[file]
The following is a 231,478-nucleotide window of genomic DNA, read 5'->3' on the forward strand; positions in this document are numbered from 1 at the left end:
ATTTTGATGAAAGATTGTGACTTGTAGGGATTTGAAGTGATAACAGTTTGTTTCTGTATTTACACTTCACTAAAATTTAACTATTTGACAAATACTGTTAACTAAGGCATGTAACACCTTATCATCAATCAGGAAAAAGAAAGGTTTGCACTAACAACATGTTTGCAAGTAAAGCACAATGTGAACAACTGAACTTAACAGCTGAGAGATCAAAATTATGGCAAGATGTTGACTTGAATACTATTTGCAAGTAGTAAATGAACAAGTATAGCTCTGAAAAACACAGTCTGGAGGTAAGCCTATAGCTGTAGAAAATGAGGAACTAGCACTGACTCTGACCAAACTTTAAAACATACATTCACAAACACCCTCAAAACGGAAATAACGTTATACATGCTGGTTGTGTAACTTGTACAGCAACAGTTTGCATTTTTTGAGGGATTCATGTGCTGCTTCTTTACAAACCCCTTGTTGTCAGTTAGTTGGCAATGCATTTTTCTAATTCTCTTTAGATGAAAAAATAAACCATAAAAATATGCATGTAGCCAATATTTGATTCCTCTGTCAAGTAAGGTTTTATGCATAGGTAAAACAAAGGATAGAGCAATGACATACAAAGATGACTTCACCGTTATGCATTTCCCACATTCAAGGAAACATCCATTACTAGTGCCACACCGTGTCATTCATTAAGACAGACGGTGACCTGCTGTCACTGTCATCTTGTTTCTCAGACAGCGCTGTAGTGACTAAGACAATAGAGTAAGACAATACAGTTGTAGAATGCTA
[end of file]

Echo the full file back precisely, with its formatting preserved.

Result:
The following is a 231,478-nucleotide window of genomic DNA, read 5'->3' on the forward strand; positions in this document are numbered from 1 at the left end:
ATTTTGATGAAAGATTGTGACTTGTAGGGATTTGAAGTGATAACAGTTTGTTTCTGTATTTACACTTCACTAAAATTTAACTATTTGACAAATACTGTTAACTAAGGCATGTAACACCTTATCATCAATCAGGAAAAAGAAAGGTTTGCACTAACAACATGTTTGCAAGTAAAGCACAATGTGAACAACTGAACTTAACAGCTGAGAGATCAAAATTATGGCAAGATGTTGACTTGAATACTATTTGCAAGTAGTAAATGAACAAGTATAGCTCTGAAAAACACAGTCTGGAGGTAAGCCTATAGCTGTAGAAAATGAGGAACTAGCACTGACTCTGACCAAACTTTAAAACATACATTCACAAACACCCTCAAAACGGAAATAACGTTATACATGCTGGTTGTGTAACTTGTACAGCAACAGTTTGCATTTTTTGAGGGATTCATGTGCTGCTTCTTTACAAACCCCTTGTTGTCAGTTAGTTGGCAATGCATTTTTCTAATTCTCTTTAGATGAAAAAATAAACCATAAAAATATGCATGTAGCCAATATTTGATTCCTCTGTCAAGTAAGGTTTTATGCATAGGTAAAACAAAGGATAGAGCAATGACATACAAAGATGACTTCACCGTTATGCATTTCCCACATTCAAGGAAACATCCATTACTAGTGCCACACCGTGTCATTCATTAAGACAGACGGTGACCTGCTGTCACTGTCATCTTGTTTCTCAGACAGCGCTGTAGTGACTAAGACAATAGAGTAAGACAATACAGTTGTAGAATGCTA